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The Korean undiagnosed diseases program: lessons from a one-year pilot project

Cited 1 time in Web of Science Cited 1 time in Scopus
Authors
Kim, Soo Yeon; Lim, Byung Chan; Lee, Jin Sook; Kim, Woo Joong; Kim, Hyuna; Ko, Jung Min; Kim, Ki Joong; Choi, Sun Ah; Kim, Hunmin; Hwang, Hee; Choi, Ji Eun; Cho, Anna; Moon, Jangsup; Seong, Moon Woo; Park, Sung Sup; Lee, Yun Jeong; Kim, Young Ok; Kim, Jon Soo; Kim, Won Seop; Kwon, Young Se; Park, June Dong; Ahn, Younjhin; Hwang, Joo-Yeon; Park, Hyun-Young; Lee, Youngha; Choi, Murim; Chae, Jong-Hee
Issue Date
2019-03-20
Publisher
BioMed Central
Citation
Orphanet Journal of Rare Diseases. 2019 Mar 20;14(1):68
Keywords
Rare diseaseUndiagnosed disease programKoreaWhole exome sequencing
Abstract
Background
The Korean Undiagnosed Diseases Program (KUDP) was launched in January 2017 as a one-year pilot project to address the increasing global interest in patients with undiagnosed rare diseases. The purpose of this paper is to summarize the project results and emphasize the unmet research needs among patients with undiagnosed rare diseases in Korea.

Results
Patient enrollment, assessment, and diagnostic processes were determined by the KUDP clinical expert consortium. Patients followed a diagnostic workflow after being categorized into one of four groups: I) insufficient clinical information or lack of standard diagnostic processes; II) undiagnosed due to low disease awareness; III) clinically diagnosed but unconfirmed genetically due to genetic heterogeneities; or IV) unknown disease due to complex, atypical clinical presentations. After excluding two patients from group I, 97 patients were enrolled, including 10 in group II, 67 in group III, and 20 in group IV. Most of them (92 of 97, 94.8%) were pediatric patients (< 18 years old) and 59 (60.8%) were male. The primary symptoms for 80 patients (82.5%) were neurologic. During the one-year pilot study, 72 patients completed a diagnostic assessment including clinical and molecular genetic analyses; some patients also underwent pathological or biochemical analysis. Twenty-eight of these patients (28/72, 38.9%) achieved molecular genetic diagnosis. Thirteen patients were diagnosed based on traditional tests, including biochemical assay, single or targeted genetic analysis, and chromosomal microarray. We performed whole exome sequencing on 52 patients, among whom 15 (28.8%, 15/52) reached a final diagnosis. One new disorder was identified via international collaboration.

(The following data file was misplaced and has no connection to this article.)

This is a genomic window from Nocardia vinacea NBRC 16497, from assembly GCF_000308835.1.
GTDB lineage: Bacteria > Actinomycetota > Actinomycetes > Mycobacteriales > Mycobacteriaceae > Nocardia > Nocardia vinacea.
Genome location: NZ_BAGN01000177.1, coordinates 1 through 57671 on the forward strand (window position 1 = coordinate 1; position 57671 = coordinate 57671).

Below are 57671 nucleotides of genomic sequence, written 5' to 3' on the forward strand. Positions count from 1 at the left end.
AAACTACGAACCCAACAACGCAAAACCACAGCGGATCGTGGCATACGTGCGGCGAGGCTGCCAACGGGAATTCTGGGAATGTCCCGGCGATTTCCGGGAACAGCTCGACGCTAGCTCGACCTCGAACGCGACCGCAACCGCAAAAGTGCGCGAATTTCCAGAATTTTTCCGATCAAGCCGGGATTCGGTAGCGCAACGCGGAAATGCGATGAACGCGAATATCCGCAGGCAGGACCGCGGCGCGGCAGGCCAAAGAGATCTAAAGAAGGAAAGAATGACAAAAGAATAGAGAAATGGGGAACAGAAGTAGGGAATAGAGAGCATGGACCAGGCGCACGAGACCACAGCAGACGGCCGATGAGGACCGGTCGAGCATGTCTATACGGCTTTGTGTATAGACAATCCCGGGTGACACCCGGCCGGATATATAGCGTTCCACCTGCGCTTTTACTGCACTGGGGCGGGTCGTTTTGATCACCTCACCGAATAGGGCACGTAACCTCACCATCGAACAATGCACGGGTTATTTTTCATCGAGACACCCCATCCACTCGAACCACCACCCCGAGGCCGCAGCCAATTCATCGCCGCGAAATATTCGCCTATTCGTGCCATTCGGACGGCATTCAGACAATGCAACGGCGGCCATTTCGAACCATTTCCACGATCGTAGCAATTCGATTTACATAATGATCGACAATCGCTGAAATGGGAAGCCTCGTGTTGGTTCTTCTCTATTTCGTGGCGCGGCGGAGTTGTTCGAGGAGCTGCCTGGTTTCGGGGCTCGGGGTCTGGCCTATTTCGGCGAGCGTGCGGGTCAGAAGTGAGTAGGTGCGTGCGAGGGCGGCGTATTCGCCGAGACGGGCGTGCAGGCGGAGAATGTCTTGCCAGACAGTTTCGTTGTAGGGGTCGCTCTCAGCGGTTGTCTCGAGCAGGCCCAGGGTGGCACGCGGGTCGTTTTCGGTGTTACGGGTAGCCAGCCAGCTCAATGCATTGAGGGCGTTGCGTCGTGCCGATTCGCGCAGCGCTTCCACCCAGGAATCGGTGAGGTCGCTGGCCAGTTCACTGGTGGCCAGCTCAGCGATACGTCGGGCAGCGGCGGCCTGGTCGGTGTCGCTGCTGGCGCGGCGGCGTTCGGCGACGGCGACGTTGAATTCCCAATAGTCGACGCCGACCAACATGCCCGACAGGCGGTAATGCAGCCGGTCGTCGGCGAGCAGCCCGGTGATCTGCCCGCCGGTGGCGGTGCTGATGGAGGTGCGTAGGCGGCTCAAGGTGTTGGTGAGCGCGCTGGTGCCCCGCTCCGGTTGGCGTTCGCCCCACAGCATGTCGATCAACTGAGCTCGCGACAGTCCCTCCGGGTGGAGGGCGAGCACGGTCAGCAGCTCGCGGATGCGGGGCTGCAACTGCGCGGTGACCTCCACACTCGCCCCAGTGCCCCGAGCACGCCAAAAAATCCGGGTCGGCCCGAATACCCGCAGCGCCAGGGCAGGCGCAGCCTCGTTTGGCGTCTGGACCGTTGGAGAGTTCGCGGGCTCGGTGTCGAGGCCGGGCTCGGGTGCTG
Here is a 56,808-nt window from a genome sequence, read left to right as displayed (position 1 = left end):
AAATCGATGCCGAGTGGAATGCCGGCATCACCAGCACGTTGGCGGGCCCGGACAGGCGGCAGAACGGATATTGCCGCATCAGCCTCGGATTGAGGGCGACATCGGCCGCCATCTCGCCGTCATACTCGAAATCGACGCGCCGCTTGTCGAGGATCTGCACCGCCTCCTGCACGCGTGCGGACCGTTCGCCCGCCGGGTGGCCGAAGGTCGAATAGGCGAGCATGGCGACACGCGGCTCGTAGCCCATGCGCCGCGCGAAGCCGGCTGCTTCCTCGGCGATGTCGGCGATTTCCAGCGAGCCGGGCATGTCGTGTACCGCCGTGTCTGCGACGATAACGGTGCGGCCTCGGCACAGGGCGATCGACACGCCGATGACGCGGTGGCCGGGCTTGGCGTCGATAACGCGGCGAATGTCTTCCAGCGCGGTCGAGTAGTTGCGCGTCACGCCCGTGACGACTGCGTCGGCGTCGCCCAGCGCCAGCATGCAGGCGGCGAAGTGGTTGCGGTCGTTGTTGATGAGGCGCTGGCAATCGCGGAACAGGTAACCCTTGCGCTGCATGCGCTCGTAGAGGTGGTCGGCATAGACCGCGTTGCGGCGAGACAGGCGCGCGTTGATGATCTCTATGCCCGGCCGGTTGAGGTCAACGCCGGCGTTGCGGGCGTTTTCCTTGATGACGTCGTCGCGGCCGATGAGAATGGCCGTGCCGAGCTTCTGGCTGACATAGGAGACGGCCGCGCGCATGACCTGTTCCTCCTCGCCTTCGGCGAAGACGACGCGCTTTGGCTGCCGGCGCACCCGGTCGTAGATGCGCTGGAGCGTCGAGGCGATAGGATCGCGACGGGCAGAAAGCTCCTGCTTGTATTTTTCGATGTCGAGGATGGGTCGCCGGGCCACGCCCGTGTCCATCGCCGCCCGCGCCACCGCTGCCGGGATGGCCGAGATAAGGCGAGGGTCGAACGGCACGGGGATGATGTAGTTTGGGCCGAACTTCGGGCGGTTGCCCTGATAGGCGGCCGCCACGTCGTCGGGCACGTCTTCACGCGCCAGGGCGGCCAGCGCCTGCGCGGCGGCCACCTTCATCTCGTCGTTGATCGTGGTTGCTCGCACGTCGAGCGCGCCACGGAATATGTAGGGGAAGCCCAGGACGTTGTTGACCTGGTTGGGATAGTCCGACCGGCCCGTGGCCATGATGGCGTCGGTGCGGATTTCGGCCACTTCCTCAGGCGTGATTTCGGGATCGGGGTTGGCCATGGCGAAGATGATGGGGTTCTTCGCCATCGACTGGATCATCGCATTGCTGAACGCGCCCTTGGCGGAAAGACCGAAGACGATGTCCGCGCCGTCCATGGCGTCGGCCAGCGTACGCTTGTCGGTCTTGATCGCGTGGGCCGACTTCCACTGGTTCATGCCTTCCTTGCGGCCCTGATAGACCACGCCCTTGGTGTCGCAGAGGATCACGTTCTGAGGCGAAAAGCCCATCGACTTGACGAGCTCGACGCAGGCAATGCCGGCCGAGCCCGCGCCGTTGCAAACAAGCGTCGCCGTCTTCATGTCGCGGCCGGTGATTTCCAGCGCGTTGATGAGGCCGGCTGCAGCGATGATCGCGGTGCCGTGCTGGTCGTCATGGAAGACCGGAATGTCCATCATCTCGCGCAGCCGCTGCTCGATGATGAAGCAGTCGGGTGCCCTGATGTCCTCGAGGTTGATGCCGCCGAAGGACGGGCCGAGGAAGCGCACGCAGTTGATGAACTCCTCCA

Conclusions
Using an efficient clinical diagnostic workflow, this KUDP pilot study resulted in a fair diagnostic success rate, improving the potential for additional diagnoses and new scientific discovery of complex and rare diseases. KUDP also satisfied unmet needs for rare diseases with multisystem involvement, highlighting the value of emerging genomic technologies for further research into rare and still-undiagnosed conditions.
ISSN
1750-1172
Language
English
URI
http://hdl.handle.net/10371/147214
DOI
https://doi.org/10.1186/s13023-019-1041-5
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College of Medicine/School of Medicine (의과대학/대학원)Dept. of Neurology (신경과학교실)Journal Papers (저널논문_신경과학교실)
College of Medicine/School of Medicine (의과대학/대학원)Pediatrics (소아과학전공)Journal Papers (저널논문_소아과학전공)
College of Medicine/School of Medicine (의과대학/대학원)Laboratory Medicine (검사의학전공)Journal Papers (저널논문_검사의학전공)
College of Medicine/School of Medicine (의과대학/대학원)Dept. of Biomedical Sciences (대학원 의과학과)Journal Papers (저널논문_의과학과)
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